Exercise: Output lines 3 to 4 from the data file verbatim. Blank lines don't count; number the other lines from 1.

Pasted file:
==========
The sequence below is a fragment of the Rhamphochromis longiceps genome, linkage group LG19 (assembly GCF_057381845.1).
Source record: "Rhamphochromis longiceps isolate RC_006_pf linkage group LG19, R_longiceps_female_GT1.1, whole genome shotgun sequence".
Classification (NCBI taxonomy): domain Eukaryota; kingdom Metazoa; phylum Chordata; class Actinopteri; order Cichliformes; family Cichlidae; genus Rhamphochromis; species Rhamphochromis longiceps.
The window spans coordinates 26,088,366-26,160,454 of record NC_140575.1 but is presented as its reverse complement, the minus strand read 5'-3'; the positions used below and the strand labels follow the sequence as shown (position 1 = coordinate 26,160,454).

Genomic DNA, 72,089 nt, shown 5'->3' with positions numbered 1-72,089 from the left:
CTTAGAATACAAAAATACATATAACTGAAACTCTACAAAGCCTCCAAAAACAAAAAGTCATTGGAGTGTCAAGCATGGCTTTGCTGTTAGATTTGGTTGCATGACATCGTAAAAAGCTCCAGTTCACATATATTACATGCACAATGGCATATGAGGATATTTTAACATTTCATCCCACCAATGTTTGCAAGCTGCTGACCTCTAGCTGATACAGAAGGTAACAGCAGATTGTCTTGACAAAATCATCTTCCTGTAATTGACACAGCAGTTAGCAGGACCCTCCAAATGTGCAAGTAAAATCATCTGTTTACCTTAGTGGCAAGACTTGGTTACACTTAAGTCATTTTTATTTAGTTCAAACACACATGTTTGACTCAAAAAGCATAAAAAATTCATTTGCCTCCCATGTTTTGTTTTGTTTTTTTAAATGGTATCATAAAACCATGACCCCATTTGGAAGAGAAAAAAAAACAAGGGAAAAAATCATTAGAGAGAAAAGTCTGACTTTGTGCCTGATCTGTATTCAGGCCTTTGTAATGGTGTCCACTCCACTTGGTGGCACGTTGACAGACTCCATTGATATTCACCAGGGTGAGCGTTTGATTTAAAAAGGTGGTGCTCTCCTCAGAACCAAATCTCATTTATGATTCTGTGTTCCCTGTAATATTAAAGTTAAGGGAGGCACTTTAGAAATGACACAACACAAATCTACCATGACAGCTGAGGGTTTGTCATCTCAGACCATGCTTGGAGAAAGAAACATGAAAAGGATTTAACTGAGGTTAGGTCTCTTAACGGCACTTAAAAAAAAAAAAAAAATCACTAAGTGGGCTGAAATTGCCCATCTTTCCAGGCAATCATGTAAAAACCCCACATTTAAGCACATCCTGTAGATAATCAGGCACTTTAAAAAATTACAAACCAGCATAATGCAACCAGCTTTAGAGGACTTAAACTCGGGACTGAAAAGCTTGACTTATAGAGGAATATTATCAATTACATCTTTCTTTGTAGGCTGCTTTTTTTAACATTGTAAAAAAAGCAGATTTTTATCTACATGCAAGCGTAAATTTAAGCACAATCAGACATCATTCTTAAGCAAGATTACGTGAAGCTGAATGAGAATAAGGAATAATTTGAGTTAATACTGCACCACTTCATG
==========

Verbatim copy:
Classification (NCBI taxonomy): domain Eukaryota; kingdom Metazoa; phylum Chordata; class Actinopteri; order Cichliformes; family Cichlidae; genus Rhamphochromis; species Rhamphochromis longiceps.
The window spans coordinates 26,088,366-26,160,454 of record NC_140575.1 but is presented as its reverse complement, the minus strand read 5'-3'; the positions used below and the strand labels follow the sequence as shown (position 1 = coordinate 26,160,454).